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Understanding the MIPS Quality Component Score

The Medicare Quality Payment Program has officially launched, meaning most physicians (and most non-physician practitioners) now are in the initial performance period under the Merit-Based Incentive Payment System (MIPS). With 60 percent of the MIPS composite score based on a physician’s performance on quality measures, the selection of the most appropriate measures and the manner in which to report on those measures is critical.

MIPS quality reporting requirements

To maximize one’s quality component score, a physician must report individually or as part of a group on a minimum of six measures from the nearly 300 MIPS-approved measures, at least one of which must be an outcome measure. (Physicians who participate in the Medicare Shared Savings Program are subject to different requirements.) A physician or group may report on more than six measures, in which case CMS will use the six measures with the highest scores to calculate the component score.

Specialty measure sets

CMS has attempted to streamline measure selection by publishing 30 specialty-specific measure sets.  For most physicians, these measure sets are advisory only. A medical oncologist, for example, may select from the 19 measures included in the medical oncology measure set or choose to report on other MIPS-approved measures. For those measure sets that include fewer than six measures — such as the radiation oncology measure set — a specialist need only report on those measures to receive full credit.

Data completeness

Under MIPS’ predecessor, the Physician Quality Reporting System (PQRS), most physicians reported data on a small subset of patients. With MIPS, however, a physician or group must report data on at least fifty percent of their relevant patient population (unless reporting through the CMS Web Interface).

Reporting methods

Table 1 summarizes the methods by which physicians and groups may report on and corresponding measure and data completeness requirements.

Table 1: Reporting requirements for MIPS quality component

Manner of participation

Submission type

Measure requirements

Data completeness


Part B claims

6 measures (at least 1 outcome measure) OR specialty-specific measure set

50% of Part B patients (60% in 2018)

Individual or group

QCDR, qualified registry, or EHR

6 measures (at least 1 outcome measure) OR specialty-specific measure set


50% of individual's or group's patients who meet measure denominator (60% in 2018)


CMS web interface (register by 06/30/17)

All measures (15) included


CMS-selected sampel of Part B patients

Three interrelated decisions:  individual vs. group reporting, measure selection, and reporting method selection

There are three key decisions a physician must make with regard to MIPS quality reporting: 

  1. Whether to report individually or as part of a group.
  2. Which quality measures on which to report.
  3. What method to use in reporting data to CMS.

1. Group vs. individual reporting
Group reporting has the advantage of reducing the administrative burden associated with data collection and submission. However, group reporting is an all-or-nothing proposition. First, all three components (quality, advancing care information, and clinical practice improvement activities) must be reported at the group level.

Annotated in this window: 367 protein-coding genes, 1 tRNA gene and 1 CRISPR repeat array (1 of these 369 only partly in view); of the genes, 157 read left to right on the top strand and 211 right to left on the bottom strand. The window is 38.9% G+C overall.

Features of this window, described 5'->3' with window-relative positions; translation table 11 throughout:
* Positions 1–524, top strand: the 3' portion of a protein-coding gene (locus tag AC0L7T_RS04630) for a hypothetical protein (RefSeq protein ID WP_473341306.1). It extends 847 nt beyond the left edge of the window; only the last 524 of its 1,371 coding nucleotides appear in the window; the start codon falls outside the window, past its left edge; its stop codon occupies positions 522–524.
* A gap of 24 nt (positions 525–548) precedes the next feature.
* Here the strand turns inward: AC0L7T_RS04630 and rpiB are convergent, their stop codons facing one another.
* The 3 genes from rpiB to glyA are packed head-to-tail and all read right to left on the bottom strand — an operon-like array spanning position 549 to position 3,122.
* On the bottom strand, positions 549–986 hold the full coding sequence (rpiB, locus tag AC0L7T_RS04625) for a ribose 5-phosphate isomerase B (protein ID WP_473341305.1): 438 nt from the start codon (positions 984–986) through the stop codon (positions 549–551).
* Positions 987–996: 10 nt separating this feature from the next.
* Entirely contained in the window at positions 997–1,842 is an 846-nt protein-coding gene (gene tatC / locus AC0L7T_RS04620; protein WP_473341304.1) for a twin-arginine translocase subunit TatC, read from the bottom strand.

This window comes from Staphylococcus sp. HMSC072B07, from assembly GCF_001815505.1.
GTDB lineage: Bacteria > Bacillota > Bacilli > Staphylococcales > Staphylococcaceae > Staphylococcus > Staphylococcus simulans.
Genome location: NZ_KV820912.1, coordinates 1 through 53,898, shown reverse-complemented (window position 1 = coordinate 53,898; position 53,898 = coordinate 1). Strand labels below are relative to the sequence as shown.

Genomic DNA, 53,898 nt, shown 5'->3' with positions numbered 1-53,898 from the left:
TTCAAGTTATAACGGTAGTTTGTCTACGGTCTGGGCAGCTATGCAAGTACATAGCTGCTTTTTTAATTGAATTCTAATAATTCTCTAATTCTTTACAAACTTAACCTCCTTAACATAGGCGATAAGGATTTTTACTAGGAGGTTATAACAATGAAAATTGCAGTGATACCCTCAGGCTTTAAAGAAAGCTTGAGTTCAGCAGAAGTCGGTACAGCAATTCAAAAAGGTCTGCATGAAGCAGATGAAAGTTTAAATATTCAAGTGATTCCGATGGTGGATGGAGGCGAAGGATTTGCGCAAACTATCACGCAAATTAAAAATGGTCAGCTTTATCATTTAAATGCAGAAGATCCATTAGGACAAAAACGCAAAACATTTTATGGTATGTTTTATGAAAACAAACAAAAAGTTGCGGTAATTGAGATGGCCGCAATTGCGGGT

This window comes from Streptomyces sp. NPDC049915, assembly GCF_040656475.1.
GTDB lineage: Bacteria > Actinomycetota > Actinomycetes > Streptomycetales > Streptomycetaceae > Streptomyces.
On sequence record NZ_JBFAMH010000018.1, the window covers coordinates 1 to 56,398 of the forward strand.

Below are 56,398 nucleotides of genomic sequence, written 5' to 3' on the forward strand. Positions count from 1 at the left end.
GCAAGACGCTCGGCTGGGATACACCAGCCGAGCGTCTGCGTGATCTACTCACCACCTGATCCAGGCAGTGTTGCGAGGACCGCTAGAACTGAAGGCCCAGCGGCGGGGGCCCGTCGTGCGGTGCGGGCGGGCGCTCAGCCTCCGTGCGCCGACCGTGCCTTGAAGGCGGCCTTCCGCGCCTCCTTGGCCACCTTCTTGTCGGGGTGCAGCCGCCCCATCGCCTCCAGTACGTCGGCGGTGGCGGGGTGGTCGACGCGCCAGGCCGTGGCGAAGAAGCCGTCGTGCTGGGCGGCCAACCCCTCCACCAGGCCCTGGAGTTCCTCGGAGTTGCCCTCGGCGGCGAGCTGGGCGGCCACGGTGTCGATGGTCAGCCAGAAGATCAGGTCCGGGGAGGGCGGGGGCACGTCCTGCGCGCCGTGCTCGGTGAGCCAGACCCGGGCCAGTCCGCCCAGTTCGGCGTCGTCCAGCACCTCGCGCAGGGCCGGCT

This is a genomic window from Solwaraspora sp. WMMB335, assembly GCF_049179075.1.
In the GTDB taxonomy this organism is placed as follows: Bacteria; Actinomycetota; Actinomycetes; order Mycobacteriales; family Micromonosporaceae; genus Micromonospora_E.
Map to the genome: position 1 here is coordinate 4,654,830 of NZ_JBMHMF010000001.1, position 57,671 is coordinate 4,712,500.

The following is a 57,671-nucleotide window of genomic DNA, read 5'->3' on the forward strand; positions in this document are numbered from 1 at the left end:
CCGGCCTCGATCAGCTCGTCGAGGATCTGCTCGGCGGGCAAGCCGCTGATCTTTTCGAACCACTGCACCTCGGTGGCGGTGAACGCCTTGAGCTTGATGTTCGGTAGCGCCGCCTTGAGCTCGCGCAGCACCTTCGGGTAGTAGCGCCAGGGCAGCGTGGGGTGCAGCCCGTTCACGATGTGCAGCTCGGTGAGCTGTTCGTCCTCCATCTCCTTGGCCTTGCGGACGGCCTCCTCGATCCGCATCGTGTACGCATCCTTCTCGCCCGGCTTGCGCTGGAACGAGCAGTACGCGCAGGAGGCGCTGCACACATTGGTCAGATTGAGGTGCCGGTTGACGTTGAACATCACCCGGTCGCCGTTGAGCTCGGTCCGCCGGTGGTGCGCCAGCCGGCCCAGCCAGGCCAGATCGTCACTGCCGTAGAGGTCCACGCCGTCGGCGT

Second, all physicians and non-physician practitioners who are part of the group must be included in the group’s reporting. For example, a six-physician group cannot have four physicians report as a group and the other two report individually. As a result, each group member will have the same MIPS composite score if group reporting is selected, regardless of one’s individual performance. Thus, there is the risk a group’s top performers will be penalized due to others’ poor performance. 

Also, keep in mind that only individuals may report via Part B claims, and only groups with 25 or more providers may report using the CMS claims interface. As discussed below, separate benchmarks are calculated for the same measure based on the reporting method used. Thus, it may be advantageous to report individually if the Part B claims benchmark is more favorable for selected measures.    

2. Measure selection
Impact on workflow
In many cases, some workflow adjustments will be necessary to maximize a physician’s score on a particular measure. One should consider the potential impact on workflow in selecting measures; making too many changes at once may undermine success. 

3. Method of reporting
Regardless of whether reporting individually or as a group, data on all measures must be submitted using the same method:  Part B claims, registry, electronic health record or CMS web interface.  While registry reporting is available for all MIPS-approved measures, the other reporting methods are more limited in scope. Take, for example, the measures included in the oncology measures sets:, as shown below in Table 2.  

Table 2: Number of reportable measures (% of total) by submission type)
Submission type General oncology specialty set Radiation oncology specialty set
Part B claims 7 (37%) 1 (25%)
Registry 18 (95%) 4 (100%)
EHR 6 (32%) 2 (50%)
  Total measures 19 4

Source: 2017 MIPS quality measures as available on
Note: some measuers allow more than one submission type

In the case of radiation oncologists, a physician faces a choice:  report data via a registry (as this is the only option that covers all four measures in the measures set) or report on six measures, including measures outside the radiation oncology specialty measure set.  

Prior reporting
Under PQRS, the primary consideration in selecting measures was the ease with which one could collect and report data for a given measure. Under MIPS, however, the object of the game is maximizing a physician’s or group’s score on a given measure. While the ability to collect and report data remains important, the key consideration now is the ability to achieve a higher performance percentage on a specific measure. Thus, simply sticking with the measures one already knows may prove unwise. 

Outcome measures